The need for diversity in filmmaking has (slowly) begun to be reflected in wider releases, as studios and producers come to understand that maybe there’s more to this world than a bunch of upper-middle-class white people. But indie film has always seen a greater scope of cinematic storytelling […]
Lauren Humphries-Brooks is a writer, editor, and media journalist. She holds a Master’s degree in Cinema Studies from New York University, and in Creative Writing from the University of Edinburgh. She regularly contributes to film and pop culture websites, and has written extensively on Classical Hollywood, British horror films, and the sci-fi, fantasy, and horror genres. She currently works as a freelance copyeditor and proofreader.
This past week included the celebration of Dracula Day, a day dedicated to the King of Vampires and his many permutations. But we often forget about the other vampires, the vampires that were on the scene before old Drac arrived to twirl his mustache, seduce young ladies, and […]
There’s not a single bad film in the Criterion Channel’s Columbia Noir collection, but there are more than a few that I was surprised I hadn’t heard of. Like: My Name is Julia Ross, a gothic narrative that makes use of all the tropes even as it subtly undercuts […]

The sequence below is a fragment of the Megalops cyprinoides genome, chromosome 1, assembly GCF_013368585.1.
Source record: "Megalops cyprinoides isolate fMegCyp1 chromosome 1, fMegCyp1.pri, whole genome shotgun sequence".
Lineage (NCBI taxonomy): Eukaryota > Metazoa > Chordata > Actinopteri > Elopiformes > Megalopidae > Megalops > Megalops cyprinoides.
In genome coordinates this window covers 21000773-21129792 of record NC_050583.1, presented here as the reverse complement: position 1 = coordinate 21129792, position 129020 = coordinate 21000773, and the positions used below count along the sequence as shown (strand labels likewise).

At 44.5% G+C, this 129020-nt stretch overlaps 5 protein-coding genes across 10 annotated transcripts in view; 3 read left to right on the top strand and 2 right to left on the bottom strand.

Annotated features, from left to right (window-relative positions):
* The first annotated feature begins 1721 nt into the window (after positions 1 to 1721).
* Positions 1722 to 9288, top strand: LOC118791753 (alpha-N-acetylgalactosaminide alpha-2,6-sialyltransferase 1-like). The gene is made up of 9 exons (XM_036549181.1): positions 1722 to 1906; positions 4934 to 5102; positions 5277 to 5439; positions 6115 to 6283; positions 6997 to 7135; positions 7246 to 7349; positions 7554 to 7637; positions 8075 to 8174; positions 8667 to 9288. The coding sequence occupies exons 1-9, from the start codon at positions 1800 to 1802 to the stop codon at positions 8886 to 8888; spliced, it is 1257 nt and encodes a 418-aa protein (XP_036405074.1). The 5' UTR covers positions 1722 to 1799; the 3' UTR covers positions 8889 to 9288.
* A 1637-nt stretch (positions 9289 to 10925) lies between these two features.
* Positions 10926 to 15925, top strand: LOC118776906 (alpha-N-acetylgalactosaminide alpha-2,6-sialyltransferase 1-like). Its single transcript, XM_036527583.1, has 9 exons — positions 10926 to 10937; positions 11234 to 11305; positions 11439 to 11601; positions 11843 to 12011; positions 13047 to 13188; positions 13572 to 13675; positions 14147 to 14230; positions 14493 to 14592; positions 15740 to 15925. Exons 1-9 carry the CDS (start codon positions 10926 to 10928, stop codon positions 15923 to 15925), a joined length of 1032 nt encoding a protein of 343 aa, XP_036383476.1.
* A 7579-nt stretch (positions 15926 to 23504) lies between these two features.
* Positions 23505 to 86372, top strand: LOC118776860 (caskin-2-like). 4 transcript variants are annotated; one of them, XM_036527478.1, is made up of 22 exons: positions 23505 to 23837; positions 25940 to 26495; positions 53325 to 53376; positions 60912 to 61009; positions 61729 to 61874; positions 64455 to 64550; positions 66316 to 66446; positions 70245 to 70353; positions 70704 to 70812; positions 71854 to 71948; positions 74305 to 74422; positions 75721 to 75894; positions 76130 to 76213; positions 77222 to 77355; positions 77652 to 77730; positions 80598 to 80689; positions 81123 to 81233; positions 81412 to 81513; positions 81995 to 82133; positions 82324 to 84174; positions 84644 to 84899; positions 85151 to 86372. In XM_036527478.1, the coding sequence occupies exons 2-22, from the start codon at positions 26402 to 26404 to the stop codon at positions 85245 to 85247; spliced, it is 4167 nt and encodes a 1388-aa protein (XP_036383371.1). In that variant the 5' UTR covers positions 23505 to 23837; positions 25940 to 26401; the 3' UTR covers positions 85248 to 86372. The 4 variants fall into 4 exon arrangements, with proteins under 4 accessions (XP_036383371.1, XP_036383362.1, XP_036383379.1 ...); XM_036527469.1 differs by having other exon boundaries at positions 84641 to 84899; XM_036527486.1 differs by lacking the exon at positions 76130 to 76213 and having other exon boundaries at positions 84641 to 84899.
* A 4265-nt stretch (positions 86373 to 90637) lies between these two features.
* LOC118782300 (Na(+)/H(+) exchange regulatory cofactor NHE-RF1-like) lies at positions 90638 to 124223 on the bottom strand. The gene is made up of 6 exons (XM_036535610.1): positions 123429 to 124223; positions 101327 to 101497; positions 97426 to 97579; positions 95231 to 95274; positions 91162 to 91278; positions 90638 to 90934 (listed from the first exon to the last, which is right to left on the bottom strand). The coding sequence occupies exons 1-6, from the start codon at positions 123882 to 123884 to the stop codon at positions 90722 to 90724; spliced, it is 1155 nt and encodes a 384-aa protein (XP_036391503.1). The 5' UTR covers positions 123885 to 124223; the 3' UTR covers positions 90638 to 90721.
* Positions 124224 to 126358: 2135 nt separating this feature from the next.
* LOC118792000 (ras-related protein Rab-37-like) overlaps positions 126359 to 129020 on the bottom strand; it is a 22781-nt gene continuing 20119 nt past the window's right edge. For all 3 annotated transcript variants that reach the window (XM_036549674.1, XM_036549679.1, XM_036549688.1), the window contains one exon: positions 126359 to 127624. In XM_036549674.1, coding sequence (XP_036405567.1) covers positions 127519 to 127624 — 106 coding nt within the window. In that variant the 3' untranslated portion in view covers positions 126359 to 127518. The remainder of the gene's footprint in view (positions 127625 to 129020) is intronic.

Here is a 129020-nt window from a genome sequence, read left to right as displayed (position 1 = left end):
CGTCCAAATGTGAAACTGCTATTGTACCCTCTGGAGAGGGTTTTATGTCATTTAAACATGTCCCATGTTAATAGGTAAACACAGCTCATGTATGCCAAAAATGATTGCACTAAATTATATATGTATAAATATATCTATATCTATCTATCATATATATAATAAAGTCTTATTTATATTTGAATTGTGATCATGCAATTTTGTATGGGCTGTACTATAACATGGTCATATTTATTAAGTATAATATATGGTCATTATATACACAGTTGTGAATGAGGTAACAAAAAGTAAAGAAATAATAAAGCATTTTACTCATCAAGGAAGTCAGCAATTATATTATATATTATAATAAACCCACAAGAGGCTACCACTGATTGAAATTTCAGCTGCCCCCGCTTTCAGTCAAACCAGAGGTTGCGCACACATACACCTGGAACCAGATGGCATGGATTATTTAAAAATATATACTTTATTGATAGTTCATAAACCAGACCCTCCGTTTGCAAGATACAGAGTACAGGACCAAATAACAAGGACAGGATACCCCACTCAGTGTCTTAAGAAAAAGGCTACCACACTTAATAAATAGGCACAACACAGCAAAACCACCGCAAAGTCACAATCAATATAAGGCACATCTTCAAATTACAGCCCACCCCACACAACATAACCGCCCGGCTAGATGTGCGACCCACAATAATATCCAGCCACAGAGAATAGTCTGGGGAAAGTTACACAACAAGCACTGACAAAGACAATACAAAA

When discussing mainstream noir directors, we tend to forget about Frank Borzage, who absorbed the style and substance of German Expressionist filmmakers and imported them to the US in his noirs. His 1948 film Moonrise is a unique noir in style and subject, evading a total condemnation of […]
One of the things that I missed most about FilmStruck was its curation, its ability to recommend and publicize films that I’d never even heard of. And while we lost that to a degree, I’m glad to report that the Criterion Channel is still trying to fill that […]
The Citizen Dames spend a lot of time talking about women and with Mother’s Day this weekend they’re turning their attention towards the women who give us life. We’re looking at our five favorite depictions of motherhood in movies! Leave us your favorite movie moms in the comments […]
In a time of new political upheaval, it’s somehow not surprising that a number of films are turning to the 1960s and 70s to take on the permutations of radical action. One of the more notorious cases was the Patty Hearst kidnapping in 1974, when Hearst was kidnapped […]